The second method is to confer the gelongma vow through the dual male and female sanghas. However, there is no gelongma community in Tibet, so for the gelongma sangha, gelongmas from another tradition—primarily the Chinese Dharmaguptika tradition—would be invited. They would assemble along with a sangha of Tibetan gelongs from the Mulasarvastivada tradition and confer the gelongma ordination. So this is the second option.
The third option is for a dual male and female sangha from another tradition— the Chinese Dharmaguptika tradition—to confer the vows. So that is another option.
But, to put it in a nutshell, fundamentally there are only two options: conferring the vow with a single sangha or with a dual sangha…many people think it would be good for there to be a lineage of the Mulasarvastivada gelongma vows because the Tibetan Vinaya is from the Mulasarvastivada tradition. Thus it would be good for any gelongma sangha or community of nuns to be from the Mulasarvastivada tradition. If we were all the same tradition, the teachings would not be divided into different parties…
I don’t think that this would present any particular difficulties. The reason is because if the ordination were conferred by the male sangha, it is hardly necessary to say that the lineage of the vow would be from the Mulasarvastivada, because the bhikshus themselves would give it. Even if the vows were conferred by a dual sangha, if the male sangha were from the Mulasarvastivada tradition, the lineage of the vow that the supplicants would receive at this time would be from the Mulasarvastivada tradition. The reason is because the actual vow is received from the sangha. In the dual ordination, there are two sanghas, the male and the female. Since there are two, the actual vow is received from the male sangha. This is extremely clear in the Buddha’s words as well as in the treatises of the Indian masters. Thus the lineage of the gelongma vow that is received in that situation is the Mulasarvastivada lineage…”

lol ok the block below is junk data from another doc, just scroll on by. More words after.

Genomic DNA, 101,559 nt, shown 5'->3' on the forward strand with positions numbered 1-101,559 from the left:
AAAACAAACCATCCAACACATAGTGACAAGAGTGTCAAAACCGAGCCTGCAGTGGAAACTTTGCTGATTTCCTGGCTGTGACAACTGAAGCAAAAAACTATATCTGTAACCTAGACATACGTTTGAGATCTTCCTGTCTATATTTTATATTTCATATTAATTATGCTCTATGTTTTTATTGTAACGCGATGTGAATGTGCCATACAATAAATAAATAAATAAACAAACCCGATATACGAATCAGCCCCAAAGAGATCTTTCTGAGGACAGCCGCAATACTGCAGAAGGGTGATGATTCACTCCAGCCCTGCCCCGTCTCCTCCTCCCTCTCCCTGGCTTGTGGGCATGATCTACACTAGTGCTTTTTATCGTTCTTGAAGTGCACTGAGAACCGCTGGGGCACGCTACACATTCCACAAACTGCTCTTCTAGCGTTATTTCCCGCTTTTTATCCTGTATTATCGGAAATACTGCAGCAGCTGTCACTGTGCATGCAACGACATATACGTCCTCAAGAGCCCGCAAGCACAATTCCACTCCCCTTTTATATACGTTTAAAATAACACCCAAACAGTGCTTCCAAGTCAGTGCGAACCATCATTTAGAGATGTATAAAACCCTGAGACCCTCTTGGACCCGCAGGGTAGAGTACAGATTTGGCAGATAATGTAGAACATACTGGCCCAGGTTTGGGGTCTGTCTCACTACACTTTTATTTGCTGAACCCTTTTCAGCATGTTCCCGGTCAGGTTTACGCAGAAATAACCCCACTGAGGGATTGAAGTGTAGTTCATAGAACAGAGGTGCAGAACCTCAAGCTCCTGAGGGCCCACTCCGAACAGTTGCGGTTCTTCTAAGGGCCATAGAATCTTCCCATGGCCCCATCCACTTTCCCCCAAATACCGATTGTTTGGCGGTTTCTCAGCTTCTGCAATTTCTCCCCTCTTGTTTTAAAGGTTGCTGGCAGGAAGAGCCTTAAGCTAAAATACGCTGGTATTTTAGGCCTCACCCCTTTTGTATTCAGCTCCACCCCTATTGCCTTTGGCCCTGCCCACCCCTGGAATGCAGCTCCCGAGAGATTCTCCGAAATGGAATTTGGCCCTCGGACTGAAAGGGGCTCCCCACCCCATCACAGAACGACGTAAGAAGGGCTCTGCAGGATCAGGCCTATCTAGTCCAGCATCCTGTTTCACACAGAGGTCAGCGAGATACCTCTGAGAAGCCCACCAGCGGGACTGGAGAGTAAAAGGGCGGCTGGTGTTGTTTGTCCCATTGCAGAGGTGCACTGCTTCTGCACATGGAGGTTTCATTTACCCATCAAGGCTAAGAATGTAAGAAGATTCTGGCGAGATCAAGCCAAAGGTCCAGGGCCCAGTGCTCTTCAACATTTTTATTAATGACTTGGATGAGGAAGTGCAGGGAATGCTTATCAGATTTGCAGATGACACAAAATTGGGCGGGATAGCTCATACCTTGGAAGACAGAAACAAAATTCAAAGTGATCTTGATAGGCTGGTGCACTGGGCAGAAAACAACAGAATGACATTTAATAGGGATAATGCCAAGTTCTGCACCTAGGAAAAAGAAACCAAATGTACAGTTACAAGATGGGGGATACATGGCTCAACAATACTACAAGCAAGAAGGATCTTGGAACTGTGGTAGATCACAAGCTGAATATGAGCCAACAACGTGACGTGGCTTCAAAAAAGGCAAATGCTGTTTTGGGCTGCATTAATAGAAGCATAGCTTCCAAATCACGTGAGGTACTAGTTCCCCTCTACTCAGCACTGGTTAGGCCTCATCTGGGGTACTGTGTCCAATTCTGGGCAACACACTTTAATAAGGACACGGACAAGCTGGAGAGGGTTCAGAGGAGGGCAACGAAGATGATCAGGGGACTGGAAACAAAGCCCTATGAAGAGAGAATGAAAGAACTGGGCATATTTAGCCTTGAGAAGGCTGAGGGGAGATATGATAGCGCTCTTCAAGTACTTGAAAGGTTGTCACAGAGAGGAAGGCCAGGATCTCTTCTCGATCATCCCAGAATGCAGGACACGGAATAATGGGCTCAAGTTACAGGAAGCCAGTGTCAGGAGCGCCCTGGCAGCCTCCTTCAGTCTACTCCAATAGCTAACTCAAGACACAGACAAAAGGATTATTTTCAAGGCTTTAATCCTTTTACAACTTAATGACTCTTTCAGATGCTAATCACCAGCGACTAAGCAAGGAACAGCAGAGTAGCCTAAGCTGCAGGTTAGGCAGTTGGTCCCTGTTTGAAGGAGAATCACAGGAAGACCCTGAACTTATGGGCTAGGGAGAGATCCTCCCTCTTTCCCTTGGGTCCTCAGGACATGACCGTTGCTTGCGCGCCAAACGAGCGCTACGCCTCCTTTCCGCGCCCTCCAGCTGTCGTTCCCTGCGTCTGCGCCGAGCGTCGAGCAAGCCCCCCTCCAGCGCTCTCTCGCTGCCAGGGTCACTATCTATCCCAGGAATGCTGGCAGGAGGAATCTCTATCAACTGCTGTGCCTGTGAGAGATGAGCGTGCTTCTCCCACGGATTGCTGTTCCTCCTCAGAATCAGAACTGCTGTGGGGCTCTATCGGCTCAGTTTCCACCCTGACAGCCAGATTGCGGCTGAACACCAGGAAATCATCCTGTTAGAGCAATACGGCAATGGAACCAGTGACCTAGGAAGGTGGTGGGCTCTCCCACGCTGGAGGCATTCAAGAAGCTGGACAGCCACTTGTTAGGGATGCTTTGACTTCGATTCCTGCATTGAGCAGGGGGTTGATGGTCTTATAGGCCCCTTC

His Holiness emphasized, however, that if it were to be successful, it could only be done ‘at the right time’. He promised to ask His Holiness the Dalai for his advice and opinion and to consult the senior lamas from the different lineages as well as the senior lamas of the Kagyu lineage and spiritual masters inside the Karma Kamtsang lineage. He felt it was his duty as Karmapa to do as much as possible to fulfill the wishes and aspirations of the nuns.
This was the first ever nuns winter gathering in the 1000 years of the Karma Kamtsang, the Gyalwang Karmapa continued, and praised the enthusiastic support of the tulkus, khenpos and teachers who had even helped move furniture when preparing the shrine room, but it was just a beginning. Now they had the task of establishing good study centres for nuns with experienced and high quality instructors. However, he warned, whatever plans people might have were subject to change because of the law of impermanence.
Thus, in Bodhgaya this year, the stage was established for the nuns of the Karma Kamtsang to move forward with hope, confidence and determination, fully supported by the Gyalwang Karmapa, the Kamtsang Rinpoches, and the Khenpos, with the promise of a second Arya Kshema Winter Gathering for Nuns to be held in Bodhgaya in 2015.